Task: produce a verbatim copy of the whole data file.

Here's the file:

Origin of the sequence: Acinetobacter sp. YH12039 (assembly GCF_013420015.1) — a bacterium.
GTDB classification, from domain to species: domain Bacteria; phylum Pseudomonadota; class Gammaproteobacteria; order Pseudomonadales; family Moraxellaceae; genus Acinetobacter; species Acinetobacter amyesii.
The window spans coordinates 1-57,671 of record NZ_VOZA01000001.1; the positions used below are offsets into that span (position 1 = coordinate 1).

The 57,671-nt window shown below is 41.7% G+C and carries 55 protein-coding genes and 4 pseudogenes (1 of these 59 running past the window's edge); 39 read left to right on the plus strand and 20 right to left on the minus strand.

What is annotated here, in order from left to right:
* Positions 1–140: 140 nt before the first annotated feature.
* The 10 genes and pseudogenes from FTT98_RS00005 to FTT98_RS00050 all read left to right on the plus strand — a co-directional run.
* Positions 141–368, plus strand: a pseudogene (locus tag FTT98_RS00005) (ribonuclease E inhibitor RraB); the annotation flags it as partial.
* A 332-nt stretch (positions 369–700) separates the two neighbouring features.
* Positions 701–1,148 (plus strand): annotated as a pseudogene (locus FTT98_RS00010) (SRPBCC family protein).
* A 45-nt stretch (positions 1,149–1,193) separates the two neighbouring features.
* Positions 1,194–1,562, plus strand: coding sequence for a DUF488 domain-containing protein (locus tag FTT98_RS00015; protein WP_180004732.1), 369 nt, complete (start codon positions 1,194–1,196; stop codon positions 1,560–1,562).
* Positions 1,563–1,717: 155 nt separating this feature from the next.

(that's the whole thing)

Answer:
Origin of the sequence: Acinetobacter sp. YH12039 (assembly GCF_013420015.1) — a bacterium.
GTDB classification, from domain to species: domain Bacteria; phylum Pseudomonadota; class Gammaproteobacteria; order Pseudomonadales; family Moraxellaceae; genus Acinetobacter; species Acinetobacter amyesii.
The window spans coordinates 1-57,671 of record NZ_VOZA01000001.1; the positions used below are offsets into that span (position 1 = coordinate 1).

The 57,671-nt window shown below is 41.7% G+C and carries 55 protein-coding genes and 4 pseudogenes (1 of these 59 running past the window's edge); 39 read left to right on the plus strand and 20 right to left on the minus strand.

What is annotated here, in order from left to right:
* Positions 1–140: 140 nt before the first annotated feature.
* The 10 genes and pseudogenes from FTT98_RS00005 to FTT98_RS00050 all read left to right on the plus strand — a co-directional run.
* Positions 141–368, plus strand: a pseudogene (locus tag FTT98_RS00005) (ribonuclease E inhibitor RraB); the annotation flags it as partial.
* A 332-nt stretch (positions 369–700) separates the two neighbouring features.
* Positions 701–1,148 (plus strand): annotated as a pseudogene (locus FTT98_RS00010) (SRPBCC family protein).
* A 45-nt stretch (positions 1,149–1,193) separates the two neighbouring features.
* Positions 1,194–1,562, plus strand: coding sequence for a DUF488 domain-containing protein (locus tag FTT98_RS00015; protein WP_180004732.1), 369 nt, complete (start codon positions 1,194–1,196; stop codon positions 1,560–1,562).
* Positions 1,563–1,717: 155 nt separating this feature from the next.